Sewing in a Straight Line by Brett Bara – How to Sew a Skirt in One Hour. MADE: TUTORIAL: the Circle Skirt. I used to think that a gathered skirt was the easiest skirt to sew.
But I may have changed my tune. A circle skirt is possibly even easier! ….especially if you leave the elastic exposed. If you’ve ever made a poodle skirt before, it’s the same concept. Your fabric is cut in a circle, like a donut. Once you’ve created your pattern, you can whip up 4 skirts in an hour! Okay, let’s get started. What you need (for a little girl’s skirt): * about 1 yard of fabric* appx 3/4 yard of 2-inch wide elastic FABRICS to use:* Rayon* Polyester Charmuese* Simple Cotton* Thin Corduroy* Lightweight WoolMany fabrics will work for this project.
ELASTIC:Wide elastic from fabric stores typically comes 2 inches or 3 inches wide; white or black in color. If you’d like to add a colorful twist to your skirt, check out our easy Tutorial for Dyeing Elastic HERE. Measure around your waist. PATTERN:This requires a bit of geometry but don’t worry, we’ll break it down for you. Draw another 1/4 circle: Like this: Try it on,
Renske’s minimalist tote bag. A talented seamstress with a mission, Renske Solkesz decided to create her own wardrobe after finding herself frustrated with high fashion prices.
When we saw her chic and modern wardrobe creations, we asked if she’d be willing to create and share a fun accessory tutorial with us. I’m super excited about what she’s come up with: an amazing self-closing utilitarian tote! I’m a huge fan of the graphic contrast and the leather and rivet details. Like her fashion designs, this tote is made from inexpensive materials, yet looks totally luxe. I’m halfway out the door to the fabric store already! CLICK HERE for the full how-to after the jump! When I designed this bag, I wanted to integrate the grip/straps in a more functional way with the rest of the bag.
A friend of mine called it a “yin yang bag,” which is pretty accurate, I think. Materials Tools Hammer Sewing machine ScissorsPinsChalkMeasuring tapeIronPattern template Instructions 1. Adorable DIY Ear Warmers. Travel Accessories: Plenty of Pockets Tote. Our Travel Accessories series is sponsored by Free Spirit Fabrics , as part of our introducing Anna Maria Horner 's beautiful new Loulouthi fabric collection. Today's project is also sponsored in part by Fat Quarter Shop , who provided the featured Loulouthi print and Fabric.com , who provided the rich 100% cotton twill . Both sites have great selections in stock and ready to ship. We recommend using a twin or double needle to do the decorative stitching on this project.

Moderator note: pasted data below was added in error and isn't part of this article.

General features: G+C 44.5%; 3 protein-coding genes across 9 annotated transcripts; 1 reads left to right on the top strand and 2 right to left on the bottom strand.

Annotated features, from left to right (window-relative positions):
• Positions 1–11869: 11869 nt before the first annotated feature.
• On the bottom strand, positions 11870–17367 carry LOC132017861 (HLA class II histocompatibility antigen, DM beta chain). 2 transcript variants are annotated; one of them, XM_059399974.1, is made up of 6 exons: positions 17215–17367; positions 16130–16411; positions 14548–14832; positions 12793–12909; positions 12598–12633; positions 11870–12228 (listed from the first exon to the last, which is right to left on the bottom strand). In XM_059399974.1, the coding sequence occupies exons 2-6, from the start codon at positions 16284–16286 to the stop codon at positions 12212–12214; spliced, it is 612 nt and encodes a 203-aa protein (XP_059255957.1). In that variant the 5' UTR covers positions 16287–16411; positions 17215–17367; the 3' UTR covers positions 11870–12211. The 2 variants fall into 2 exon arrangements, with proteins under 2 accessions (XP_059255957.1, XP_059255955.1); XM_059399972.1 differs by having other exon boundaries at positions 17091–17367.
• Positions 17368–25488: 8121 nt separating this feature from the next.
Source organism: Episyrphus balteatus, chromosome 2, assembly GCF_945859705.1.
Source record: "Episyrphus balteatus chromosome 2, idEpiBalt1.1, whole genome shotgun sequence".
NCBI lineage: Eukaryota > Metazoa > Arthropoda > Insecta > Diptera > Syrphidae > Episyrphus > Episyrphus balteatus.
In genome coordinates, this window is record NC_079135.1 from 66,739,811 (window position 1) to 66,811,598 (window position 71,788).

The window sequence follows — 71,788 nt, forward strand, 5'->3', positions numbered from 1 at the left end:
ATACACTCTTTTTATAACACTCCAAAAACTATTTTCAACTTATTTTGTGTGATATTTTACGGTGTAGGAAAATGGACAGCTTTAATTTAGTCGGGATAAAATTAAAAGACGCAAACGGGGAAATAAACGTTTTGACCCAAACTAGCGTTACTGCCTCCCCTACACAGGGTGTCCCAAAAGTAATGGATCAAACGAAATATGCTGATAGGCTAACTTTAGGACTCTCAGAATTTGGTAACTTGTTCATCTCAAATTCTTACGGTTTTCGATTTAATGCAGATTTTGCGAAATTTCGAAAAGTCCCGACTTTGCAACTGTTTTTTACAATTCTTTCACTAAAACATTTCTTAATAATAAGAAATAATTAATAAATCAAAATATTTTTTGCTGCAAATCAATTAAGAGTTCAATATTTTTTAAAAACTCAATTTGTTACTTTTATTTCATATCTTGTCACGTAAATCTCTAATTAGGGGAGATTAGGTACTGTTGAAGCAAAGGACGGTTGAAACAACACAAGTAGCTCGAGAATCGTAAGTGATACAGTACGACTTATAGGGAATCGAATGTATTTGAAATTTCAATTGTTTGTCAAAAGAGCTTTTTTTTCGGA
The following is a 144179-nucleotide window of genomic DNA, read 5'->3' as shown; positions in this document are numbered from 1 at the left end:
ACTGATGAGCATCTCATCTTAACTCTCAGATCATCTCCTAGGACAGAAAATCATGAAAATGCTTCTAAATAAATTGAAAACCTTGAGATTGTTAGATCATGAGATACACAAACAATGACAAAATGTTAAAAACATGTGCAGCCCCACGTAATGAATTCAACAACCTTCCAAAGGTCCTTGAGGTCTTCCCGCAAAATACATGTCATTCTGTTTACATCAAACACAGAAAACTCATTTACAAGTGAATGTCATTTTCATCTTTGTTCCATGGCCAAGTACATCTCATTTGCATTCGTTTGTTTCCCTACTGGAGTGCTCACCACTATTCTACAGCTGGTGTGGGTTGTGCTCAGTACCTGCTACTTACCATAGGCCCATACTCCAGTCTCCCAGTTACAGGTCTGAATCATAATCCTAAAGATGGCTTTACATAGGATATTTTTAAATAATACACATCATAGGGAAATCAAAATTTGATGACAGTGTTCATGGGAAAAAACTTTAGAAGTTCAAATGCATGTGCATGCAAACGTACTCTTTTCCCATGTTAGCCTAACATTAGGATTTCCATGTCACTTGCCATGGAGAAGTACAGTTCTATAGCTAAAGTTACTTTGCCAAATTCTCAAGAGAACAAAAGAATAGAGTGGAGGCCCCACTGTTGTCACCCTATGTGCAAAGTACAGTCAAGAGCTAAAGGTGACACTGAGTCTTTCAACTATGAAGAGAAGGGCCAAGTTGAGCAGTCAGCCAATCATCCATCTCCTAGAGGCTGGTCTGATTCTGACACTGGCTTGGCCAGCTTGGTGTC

Check your supplies to see if your machine came with one. If not, stop by your local sewing machine dealer to see if there's one available as an optional accessory. The finished size of the tote is approximately 12½" tall x 11½" wide. Any Sewing Machine (we recommend the Janome Memory Craft 6300 ) Twin Needle Fabric for the bag exterior, pocket exteriors and strap exterior: ¾ yard of 58-60" wide heavy cotton twill; 1 yard of 44-45" wide heavyweight fusible interfacing for tote and pockets 1 large decorative button:
10 Free Tote Bag Patterns and Tutorials. Totes make great handmade gifts.
Here is a Tuesday Ten that shows a round-up of lovely totes. If you love to sew you might also like these free sewing tutorials right here on Skip to my Lou! Every tote needs a matching pouch. Pleated Zippered Pouch. Pleated tote (beach bag) tutorial. Before we went away, I decided that a new bag for the beach was a must – something big and roomy to hold books, magazines, sunscreen, hats, and all that other good stuff.
So I made this big pleated tote, and it worked perfectly. This is a picture of it in action: And here’s a little tutorial in case you want to make one for yourself – doesn’t have to be for the beach either, it could come in handy for schlepping all kinds of things around town. Here’s what you need: two pieces of your main fabric cut in shape A four pieces of the top shape (B) in a contrasting fabric two pieces of a lining fabric in shape C one piece of the long rectangle for the strap in the contrasting fabric two pieces of the top shapes (B) and one of the strap in a medium weight interfacing 1) Along the longest (22″) edge of the main fabric pieces, mark along the top at the following intervals: 3″ – 4″ – 6″ – 7″ – 9″ – 10″ – 12″ – 13″ – 15″ – 16″ – 18″ – 19″ 13) And voila, this is what it should look like.